In a previous post, we discussed how to quickly unlock AD accounts with PowerShell. However, the main problem admins tend to face is identifying the source computer or service that is causing the account to lock out in the first place.
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In this post, we will learn how to determine the source of account lockouts in AD. Note that you need domain admin rights to perform the steps mentioned in this post.

Background information

When incorrect password attempts exceed the account lockout threshold configured in your domain, the user account is locked out and an event ID 4740 is recorded in the Security log of the domain controllers. If audit logging is also enabled on client computers, event ID 4625 is recorded on the client computer as well. As you might already know, the event log contains a lot of useful information, such as the name of the user account, the name of the domain controller, the name of the source computer, the timestamp, etc. If you have hundreds or thousands of computers in your AD environment, it isn't feasible to query all client computers. You can first query the domain controllers to find the computer name or IP address of the source computer on which the account lockout occurred. This is what we are going to do in this post.

Reasons for account lockouts

It is obvious that account lockout occurs when incorrect password attempts exceed the defined threshold, but there could be various underlying reasons. The most common are as follows:

  • Repeated incorrect password attempts
  • Drive mapping using old credentials
  • Scheduled tasks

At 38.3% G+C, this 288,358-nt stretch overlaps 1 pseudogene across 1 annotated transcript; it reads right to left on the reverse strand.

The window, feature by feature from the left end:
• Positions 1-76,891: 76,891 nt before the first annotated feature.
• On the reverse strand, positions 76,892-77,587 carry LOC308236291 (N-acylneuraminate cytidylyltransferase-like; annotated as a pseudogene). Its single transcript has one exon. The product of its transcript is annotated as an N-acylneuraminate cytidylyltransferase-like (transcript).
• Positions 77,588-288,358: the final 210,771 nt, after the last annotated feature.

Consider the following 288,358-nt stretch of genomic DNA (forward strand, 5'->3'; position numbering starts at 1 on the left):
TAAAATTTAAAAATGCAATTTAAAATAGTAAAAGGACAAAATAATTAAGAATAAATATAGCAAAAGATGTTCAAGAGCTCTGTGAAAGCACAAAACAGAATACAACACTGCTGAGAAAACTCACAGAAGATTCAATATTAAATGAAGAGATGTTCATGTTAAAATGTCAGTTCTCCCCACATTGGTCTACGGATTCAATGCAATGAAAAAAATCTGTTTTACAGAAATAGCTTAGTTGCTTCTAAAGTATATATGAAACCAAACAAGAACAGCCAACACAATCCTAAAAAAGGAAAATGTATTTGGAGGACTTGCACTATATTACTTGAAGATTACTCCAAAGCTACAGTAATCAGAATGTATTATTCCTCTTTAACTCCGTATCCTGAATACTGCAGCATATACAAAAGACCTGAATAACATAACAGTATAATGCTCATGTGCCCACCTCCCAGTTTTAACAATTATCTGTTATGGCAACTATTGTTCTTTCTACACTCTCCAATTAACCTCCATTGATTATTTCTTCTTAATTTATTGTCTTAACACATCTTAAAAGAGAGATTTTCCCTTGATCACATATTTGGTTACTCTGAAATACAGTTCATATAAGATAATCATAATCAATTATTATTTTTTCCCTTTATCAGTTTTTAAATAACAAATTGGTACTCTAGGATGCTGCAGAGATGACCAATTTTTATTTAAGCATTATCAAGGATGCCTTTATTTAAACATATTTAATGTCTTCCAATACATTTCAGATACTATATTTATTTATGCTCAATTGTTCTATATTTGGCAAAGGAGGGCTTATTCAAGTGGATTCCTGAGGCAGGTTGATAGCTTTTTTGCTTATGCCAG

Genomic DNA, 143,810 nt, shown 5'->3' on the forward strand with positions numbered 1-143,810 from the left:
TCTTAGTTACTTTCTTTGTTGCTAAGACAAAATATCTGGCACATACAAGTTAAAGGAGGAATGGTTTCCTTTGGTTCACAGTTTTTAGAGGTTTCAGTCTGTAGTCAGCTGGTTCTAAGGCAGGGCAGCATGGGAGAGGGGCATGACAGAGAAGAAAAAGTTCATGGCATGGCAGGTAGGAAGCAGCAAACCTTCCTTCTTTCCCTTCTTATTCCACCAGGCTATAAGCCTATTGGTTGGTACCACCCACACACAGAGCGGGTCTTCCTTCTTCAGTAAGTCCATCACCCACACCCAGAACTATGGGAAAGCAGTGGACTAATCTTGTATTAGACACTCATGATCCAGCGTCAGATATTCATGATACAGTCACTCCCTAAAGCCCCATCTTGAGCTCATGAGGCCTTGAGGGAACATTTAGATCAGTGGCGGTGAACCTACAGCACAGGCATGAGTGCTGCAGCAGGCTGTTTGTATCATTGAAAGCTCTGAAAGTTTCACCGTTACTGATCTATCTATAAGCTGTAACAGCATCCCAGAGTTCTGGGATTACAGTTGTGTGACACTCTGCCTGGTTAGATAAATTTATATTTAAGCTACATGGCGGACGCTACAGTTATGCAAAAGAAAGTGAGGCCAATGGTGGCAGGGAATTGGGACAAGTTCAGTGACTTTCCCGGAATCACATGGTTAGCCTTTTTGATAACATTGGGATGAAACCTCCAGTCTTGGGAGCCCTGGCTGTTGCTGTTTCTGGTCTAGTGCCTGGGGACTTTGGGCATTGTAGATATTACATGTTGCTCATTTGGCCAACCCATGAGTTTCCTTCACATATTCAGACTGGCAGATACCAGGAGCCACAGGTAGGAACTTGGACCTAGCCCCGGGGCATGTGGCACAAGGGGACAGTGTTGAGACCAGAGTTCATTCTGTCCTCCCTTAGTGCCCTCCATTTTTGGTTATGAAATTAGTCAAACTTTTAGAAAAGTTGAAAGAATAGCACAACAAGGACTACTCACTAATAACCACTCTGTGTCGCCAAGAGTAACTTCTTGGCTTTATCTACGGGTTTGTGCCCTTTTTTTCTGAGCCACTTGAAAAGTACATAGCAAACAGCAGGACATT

• Programs or services using old credentials
  • Cached or saved credentials in Windows Credential Manager
  • Slow AD replication

Increase the size of the Security log

This step is optional but recommended, particularly if you have a large AD environment. The default size of the Security log on a domain controller is 128 MB, and the old events are overwritten automatically when the log is full. So you need to increase the Security log size to make sure it can store enough logs until you can identify the source of the account lockout. To do so, you can modify the default domain controller policy, as shown in the following screenshot:

Increasing the Security log size on domain controllers

Increasing the Security log size on domain controllers

Enable audit logging on domain controllers

To trace the account lockout source, you need to enable audit logging on your domain controllers. The simplest way to achieve this is to modify the default domain controller policy. To do so, follow these steps:

  • Log on to any domain controller and launch the Group Policy Management Console (gpmc.msc).
  • Navigate to Computer Configuration > Policies > Windows Settings > Security Settings > Advanced Audit Policy Configuration > Audit Policies > Account Management.
  • Now enable the Audit User Account Management subcategory for Success and Failure, as shown in the screenshot below:
    Enabling the Audit User Account Management policy on domain controllers

    Enabling the Audit User Account Management policy on domain controllers

You might not be able to find event ID 4740 on the domain controllers. If this happens, you can also enable the Audit Kerberos Authentication Service policy available under Computer Configuration > Policies > Windows Settings > Security Settings > Advanced Audit Policy Configuration > Audit Policies > Account Logon.

Enabling the Audit Kerberos Authentication Service policy on domain controllers

Enabling the Audit Kerberos Authentication Service policy on domain controllers

Once enabled, it will generate event ID 4771 with the Kerberos pre-authentication failed message. This event shows you the IP address of the source computer that failed Kerberos authentication.